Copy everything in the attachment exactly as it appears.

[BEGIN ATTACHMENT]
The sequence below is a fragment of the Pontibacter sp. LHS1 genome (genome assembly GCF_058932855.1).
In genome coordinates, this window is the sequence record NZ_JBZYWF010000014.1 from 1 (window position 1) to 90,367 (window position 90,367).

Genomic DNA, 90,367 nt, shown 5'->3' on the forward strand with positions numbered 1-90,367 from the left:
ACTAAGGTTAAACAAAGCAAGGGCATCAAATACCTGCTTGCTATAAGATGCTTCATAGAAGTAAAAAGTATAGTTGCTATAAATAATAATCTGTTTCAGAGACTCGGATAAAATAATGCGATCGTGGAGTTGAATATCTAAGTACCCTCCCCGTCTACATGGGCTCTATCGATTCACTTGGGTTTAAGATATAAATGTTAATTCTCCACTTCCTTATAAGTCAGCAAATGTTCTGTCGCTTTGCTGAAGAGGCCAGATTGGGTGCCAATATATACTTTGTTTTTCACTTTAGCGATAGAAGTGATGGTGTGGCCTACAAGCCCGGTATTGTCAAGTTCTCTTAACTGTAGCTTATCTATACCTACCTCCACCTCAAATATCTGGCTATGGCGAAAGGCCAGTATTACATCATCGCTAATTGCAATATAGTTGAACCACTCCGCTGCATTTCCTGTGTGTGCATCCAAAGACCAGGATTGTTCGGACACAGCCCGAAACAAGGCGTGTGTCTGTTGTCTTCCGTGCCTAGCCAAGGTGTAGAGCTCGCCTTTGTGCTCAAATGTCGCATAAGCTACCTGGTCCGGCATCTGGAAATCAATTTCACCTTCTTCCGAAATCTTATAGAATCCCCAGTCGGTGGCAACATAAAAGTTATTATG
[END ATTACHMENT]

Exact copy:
The sequence below is a fragment of the Pontibacter sp. LHS1 genome (genome assembly GCF_058932855.1).
In genome coordinates, this window is the sequence record NZ_JBZYWF010000014.1 from 1 (window position 1) to 90,367 (window position 90,367).

Genomic DNA, 90,367 nt, shown 5'->3' on the forward strand with positions numbered 1-90,367 from the left:
ACTAAGGTTAAACAAAGCAAGGGCATCAAATACCTGCTTGCTATAAGATGCTTCATAGAAGTAAAAAGTATAGTTGCTATAAATAATAATCTGTTTCAGAGACTCGGATAAAATAATGCGATCGTGGAGTTGAATATCTAAGTACCCTCCCCGTCTACATGGGCTCTATCGATTCACTTGGGTTTAAGATATAAATGTTAATTCTCCACTTCCTTATAAGTCAGCAAATGTTCTGTCGCTTTGCTGAAGAGGCCAGATTGGGTGCCAATATATACTTTGTTTTTCACTTTAGCGATAGAAGTGATGGTGTGGCCTACAAGCCCGGTATTGTCAAGTTCTCTTAACTGTAGCTTATCTATACCTACCTCCACCTCAAATATCTGGCTATGGCGAAAGGCCAGTATTACATCATCGCTAATTGCAATATAGTTGAACCACTCCGCTGCATTTCCTGTGTGTGCATCCAAAGACCAGGATTGTTCGGACACAGCCCGAAACAAGGCGTGTGTCTGTTGTCTTCCGTGCCTAGCCAAGGTGTAGAGCTCGCCTTTGTGCTCAAATGTCGCATAAGCTACCTGGTCCGGCATCTGGAAATCAATTTCACCTTCTTCCGAAATCTTATAGAATCCCCAGTCGGTGGCAACATAAAAGTTATTATG